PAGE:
Provisional veneers constructed according to the patient’s wishes and expectations will reveal this problem as the occlusal interferences created by this configuration of the teeth are seen and felt by the patient. This can help convince the patient that their aesthetic preference is not realistic, or that adjustments of opposing teeth or even extensive restoration of the posterior teeth to increase the vertical dimension may be necessary if treatment with veneers is to be successful.

Identification of Consequences

Veneers that close large diastemata and/or enlarge or lengthen the teeth may cause disturbances in speech that may or may not be accommodated by the patient. This, too, should be assessed with  provisional veneers prior to commitment of time, energy, and money to permanent restorations that otherwise would need to be recontoured or replaced.

Accomodation of Patients’  Requests for Major Changes in Shade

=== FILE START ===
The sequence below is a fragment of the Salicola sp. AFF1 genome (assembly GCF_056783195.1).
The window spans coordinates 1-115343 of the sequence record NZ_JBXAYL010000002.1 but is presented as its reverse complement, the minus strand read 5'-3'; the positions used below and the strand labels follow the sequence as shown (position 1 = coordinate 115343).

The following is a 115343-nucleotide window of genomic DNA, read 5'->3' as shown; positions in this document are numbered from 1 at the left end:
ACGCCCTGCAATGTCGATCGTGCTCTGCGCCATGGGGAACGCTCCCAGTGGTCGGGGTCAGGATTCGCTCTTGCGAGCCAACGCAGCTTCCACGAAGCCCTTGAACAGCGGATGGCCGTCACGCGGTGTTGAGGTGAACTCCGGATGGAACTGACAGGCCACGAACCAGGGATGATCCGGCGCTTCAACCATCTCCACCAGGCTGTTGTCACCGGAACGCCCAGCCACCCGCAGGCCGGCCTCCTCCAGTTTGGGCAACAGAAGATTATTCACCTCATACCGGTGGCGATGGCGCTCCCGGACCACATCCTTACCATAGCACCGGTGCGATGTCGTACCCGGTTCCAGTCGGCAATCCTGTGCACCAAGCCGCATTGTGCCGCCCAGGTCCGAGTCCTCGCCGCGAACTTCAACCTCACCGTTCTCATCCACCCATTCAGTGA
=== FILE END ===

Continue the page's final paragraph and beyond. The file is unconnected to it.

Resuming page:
Occasionally, patients request treatment that deviates from the usual standards of aesthetics. Perhaps the most familiar example of this is the desire for teeth that are unnaturally white. To some patients this is beauty, although the majority of the population may perceive the teeth as fake or artificial. Provisional veneers made as white as the patient desires give the patient an opportunity to think about this and get reactions from other people before making a commitment to the final outcome. This process will usually clarify the aesthetic acceptability of such a request. Often, sending  patients home with “white as snow” provisional veneers is the only way to convince them to modify their expectations and accept more natural-appearing restorations.

FABRICATING PROVISIONAL VENEERS